This result is quite surprising, because it appears to violate simple price theory. Public schools are free; [independent] schools often charge substantial tuition, making them noticeably more expensive than the alternatives. Yet some percentage of parents systematically chooses [independent] schools despite high cost and mediocre performance. Is this real?1

According to this logic, public schools are known to be inferior because people are willing to pay for an alternative; if they had real value, we could tell because people would embrace them … just like they would have embraced the wayward greenback.

Yet the evidence presented here on mathematics achievement — the subject that best reflects school effects — in nationally representative samples of elementary schools suggests otherwise. Despite what many reformers, policy makers, media elites, and even parents may believe, these public schools are, on average, actually providing a more effective educational service relative to schools in the independent sector. In fact, the limitations of our data, if anything, likely underemphasize the notable performance of public schools, given that factors not measured in our data sets would favor private, independent schools—public schools are doing something right that overcomes these factors. While this challenges the very basis of the current movement to remake public education based on choice, competition, and autonomy, our analyses indicate that public schools are enjoying an advantage in academic effectiveness because they are aligned with a more professional model of teaching and learning. Meanwhile, attributes such as operational autonomy championed by the market theory of education—or, as it is increasingly a belief system rather than a policy theory, we might use the term “marketism”—may actually be hindering or even diverting schools in the independent sector from higher achievement as they use their freedom in embracing stagnant, less effective curricular practices.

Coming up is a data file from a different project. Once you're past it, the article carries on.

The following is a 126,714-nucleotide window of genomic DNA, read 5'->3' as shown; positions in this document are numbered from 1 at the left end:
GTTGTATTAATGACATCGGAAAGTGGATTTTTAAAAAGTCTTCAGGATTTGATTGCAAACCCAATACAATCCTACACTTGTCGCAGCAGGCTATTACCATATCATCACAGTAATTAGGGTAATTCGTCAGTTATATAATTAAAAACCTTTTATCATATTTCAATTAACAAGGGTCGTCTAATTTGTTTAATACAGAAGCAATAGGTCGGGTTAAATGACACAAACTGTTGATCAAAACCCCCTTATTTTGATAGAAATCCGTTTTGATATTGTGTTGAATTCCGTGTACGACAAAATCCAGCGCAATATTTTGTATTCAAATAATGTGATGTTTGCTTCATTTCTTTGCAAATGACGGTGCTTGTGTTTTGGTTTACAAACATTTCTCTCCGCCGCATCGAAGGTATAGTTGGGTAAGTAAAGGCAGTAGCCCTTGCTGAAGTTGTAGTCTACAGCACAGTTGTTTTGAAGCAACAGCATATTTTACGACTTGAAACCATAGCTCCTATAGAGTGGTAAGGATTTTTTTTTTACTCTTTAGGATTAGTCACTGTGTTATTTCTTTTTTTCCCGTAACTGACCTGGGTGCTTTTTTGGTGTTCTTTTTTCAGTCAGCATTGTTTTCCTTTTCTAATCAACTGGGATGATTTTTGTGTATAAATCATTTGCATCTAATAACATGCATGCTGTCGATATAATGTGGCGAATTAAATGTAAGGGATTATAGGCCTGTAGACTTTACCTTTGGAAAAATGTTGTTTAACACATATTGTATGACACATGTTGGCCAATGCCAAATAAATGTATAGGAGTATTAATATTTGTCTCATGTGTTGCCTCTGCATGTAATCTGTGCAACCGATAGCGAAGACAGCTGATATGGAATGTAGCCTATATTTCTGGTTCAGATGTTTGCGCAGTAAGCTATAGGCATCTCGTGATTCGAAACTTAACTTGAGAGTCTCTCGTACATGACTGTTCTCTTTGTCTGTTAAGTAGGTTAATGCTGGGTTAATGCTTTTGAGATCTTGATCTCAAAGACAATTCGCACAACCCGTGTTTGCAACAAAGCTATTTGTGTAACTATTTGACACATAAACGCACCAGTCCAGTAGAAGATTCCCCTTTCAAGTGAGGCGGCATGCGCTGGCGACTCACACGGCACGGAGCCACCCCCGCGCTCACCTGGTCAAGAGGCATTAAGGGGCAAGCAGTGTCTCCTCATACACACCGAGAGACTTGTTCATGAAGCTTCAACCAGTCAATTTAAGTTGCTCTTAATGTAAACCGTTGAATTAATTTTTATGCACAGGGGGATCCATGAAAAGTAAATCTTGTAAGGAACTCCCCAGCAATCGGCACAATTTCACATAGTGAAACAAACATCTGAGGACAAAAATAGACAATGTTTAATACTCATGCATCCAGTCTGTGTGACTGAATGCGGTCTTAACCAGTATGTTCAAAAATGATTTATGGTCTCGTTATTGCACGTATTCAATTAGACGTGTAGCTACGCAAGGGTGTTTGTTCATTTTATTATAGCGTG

Reprinted with permission from The Public School Advantage: Why Public Schools Outperform Private Schools, by Christopher A. and Sarah Theule Lubienski, published by the University of Chicago Press. © 2014 University of Chicago Press. All rights reserved.